In a Noise Audit, multiple individuals judge the same problems. Noise is the variability of those judgments. The Noise Audit outcome is to determine the amount and implications of noise components (Level, Stable Pattern, and Occasion Noise). A Noise Audit is applicable to any decision process involving human judgment, even if the judgments already have quantitative support. Unlike bias, noise is 1) hard to detect without a statistically based audit and 2) is immediately available to be audited.

The following Noise Audit framework (5) is appropriate to evaluate the Compliance Risk Assessment process and may be generalized to audit most processes involving judgmental decisions. Promontory Financial Group provides Noise Audit and Compliance expertise to provide expert talent and third-party independence.

Based on the results, CRA operating changes may be made to reduce noise creation, and/or increased quantification may be implemented to reduce noise impact. Longer-term, it is important to perform regular Noise Audits. This will help you understand actual noise performance based on ongoing CRA changes. The effectiveness of the next two solutions, in part, may be measured by comparing the before and after solution implementation Noise Audits. An investment in Noise Audits will help you measure the effectiveness of your CRA transformation journey.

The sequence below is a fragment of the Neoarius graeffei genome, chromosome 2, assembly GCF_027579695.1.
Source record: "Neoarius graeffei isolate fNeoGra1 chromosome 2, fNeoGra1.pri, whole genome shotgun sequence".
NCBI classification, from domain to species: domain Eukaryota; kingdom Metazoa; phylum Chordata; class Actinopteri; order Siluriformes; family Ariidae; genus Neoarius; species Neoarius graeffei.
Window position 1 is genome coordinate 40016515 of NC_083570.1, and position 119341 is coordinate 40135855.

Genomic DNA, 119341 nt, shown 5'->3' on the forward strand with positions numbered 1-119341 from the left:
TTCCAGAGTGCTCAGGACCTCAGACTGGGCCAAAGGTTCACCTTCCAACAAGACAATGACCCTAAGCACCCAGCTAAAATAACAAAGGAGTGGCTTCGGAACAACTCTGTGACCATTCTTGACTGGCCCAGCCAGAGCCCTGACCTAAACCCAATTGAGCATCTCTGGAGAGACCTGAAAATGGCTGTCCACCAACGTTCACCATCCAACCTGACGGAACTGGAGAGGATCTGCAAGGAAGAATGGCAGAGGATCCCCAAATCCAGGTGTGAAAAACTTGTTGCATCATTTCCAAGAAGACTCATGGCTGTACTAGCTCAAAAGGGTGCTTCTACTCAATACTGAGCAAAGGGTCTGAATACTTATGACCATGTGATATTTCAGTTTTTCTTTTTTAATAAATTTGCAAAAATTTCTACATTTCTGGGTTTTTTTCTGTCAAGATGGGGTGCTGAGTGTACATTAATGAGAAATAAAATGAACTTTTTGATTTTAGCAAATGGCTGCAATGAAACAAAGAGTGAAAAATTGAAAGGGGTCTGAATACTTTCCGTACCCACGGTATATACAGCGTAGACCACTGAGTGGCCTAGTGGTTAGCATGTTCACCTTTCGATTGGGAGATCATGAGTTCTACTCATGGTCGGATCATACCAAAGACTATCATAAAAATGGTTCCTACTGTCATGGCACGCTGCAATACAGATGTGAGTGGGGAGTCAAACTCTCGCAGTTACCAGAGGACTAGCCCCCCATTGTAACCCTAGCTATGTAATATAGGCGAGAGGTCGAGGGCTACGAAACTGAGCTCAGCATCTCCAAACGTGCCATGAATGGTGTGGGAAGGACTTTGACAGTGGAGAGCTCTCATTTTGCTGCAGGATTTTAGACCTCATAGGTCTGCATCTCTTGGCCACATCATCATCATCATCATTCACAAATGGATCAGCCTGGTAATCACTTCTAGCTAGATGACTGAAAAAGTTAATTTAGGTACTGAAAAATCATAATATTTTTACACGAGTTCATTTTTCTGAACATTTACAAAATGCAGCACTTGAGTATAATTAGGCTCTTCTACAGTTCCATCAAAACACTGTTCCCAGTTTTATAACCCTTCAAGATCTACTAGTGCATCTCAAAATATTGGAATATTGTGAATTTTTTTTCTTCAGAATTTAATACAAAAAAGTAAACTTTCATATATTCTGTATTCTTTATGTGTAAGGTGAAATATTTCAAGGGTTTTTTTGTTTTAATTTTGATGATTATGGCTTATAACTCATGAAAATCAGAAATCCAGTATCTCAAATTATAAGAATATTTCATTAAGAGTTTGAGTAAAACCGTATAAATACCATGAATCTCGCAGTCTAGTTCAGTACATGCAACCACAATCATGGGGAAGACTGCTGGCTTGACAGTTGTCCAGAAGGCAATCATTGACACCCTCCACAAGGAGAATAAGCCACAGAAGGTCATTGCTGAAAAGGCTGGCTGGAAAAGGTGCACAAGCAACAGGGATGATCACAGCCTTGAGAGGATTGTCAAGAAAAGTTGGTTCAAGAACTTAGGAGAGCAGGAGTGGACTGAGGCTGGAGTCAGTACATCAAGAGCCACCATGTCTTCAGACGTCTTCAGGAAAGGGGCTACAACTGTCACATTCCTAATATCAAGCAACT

Decision solution 2 - Quantification of the CRA decision

CRA Quantification is an ongoing transformational process. Consider implementing an initial, simple version as a starting point to your longer-term transformation roadmap. Based on the prior "How a quantitative CRA reduces noise" section, even a 25% quantification of total Information Value will significantly reduce potential noise. The following are guiding principles to keep in mind for your CRA Quantification project:

  • Standard data set with baseline ratings calculated based on quantitative measures

  • Implemented for all Assessment Entities

  • Qualitative overlay based on clearly articulated guidelines

  • Outputs must be fit for purpose

  • Incorporate obligation and control data mentioned in the prior "CRA infrastructure foundation" section

  • Keep it Simple, resist getting bogged down in unnecessary complexity. A 25% information value solution is an initial win!